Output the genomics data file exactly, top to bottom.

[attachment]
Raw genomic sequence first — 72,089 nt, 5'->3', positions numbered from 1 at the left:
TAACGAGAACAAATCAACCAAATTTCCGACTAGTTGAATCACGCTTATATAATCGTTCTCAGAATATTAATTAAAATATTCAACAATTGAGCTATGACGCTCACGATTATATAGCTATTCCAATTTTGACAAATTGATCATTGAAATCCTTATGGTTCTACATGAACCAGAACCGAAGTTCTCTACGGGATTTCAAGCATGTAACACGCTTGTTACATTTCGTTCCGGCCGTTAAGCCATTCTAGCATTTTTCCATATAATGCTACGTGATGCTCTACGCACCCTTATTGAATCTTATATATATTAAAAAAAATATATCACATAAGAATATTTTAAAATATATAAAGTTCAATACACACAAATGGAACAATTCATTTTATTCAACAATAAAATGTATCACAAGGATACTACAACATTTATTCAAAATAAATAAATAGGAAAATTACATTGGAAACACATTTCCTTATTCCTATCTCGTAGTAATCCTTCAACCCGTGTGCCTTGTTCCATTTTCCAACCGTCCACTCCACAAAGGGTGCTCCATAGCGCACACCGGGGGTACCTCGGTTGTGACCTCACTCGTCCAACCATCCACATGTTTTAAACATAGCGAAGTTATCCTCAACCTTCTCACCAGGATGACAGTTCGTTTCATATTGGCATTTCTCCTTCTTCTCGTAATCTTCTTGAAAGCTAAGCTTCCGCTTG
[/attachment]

Raw genomic sequence first — 72,089 nt, 5'->3', positions numbered from 1 at the left:
TAACGAGAACAAATCAACCAAATTTCCGACTAGTTGAATCACGCTTATATAATCGTTCTCAGAATATTAATTAAAATATTCAACAATTGAGCTATGACGCTCACGATTATATAGCTATTCCAATTTTGACAAATTGATCATTGAAATCCTTATGGTTCTACATGAACCAGAACCGAAGTTCTCTACGGGATTTCAAGCATGTAACACGCTTGTTACATTTCGTTCCGGCCGTTAAGCCATTCTAGCATTTTTCCATATAATGCTACGTGATGCTCTACGCACCCTTATTGAATCTTATATATATTAAAAAAAATATATCACATAAGAATATTTTAAAATATATAAAGTTCAATACACACAAATGGAACAATTCATTTTATTCAACAATAAAATGTATCACAAGGATACTACAACATTTATTCAAAATAAATAAATAGGAAAATTACATTGGAAACACATTTCCTTATTCCTATCTCGTAGTAATCCTTCAACCCGTGTGCCTTGTTCCATTTTCCAACCGTCCACTCCACAAAGGGTGCTCCATAGCGCACACCGGGGGTACCTCGGTTGTGACCTCACTCGTCCAACCATCCACATGTTTTAAACATAGCGAAGTTATCCTCAACCTTCTCACCAGGATGACAGTTCGTTTCATATTGGCATTTCTCCTTCTTCTCGTAATCTTCTTGAAAGCTAAGCTTCCGCTTG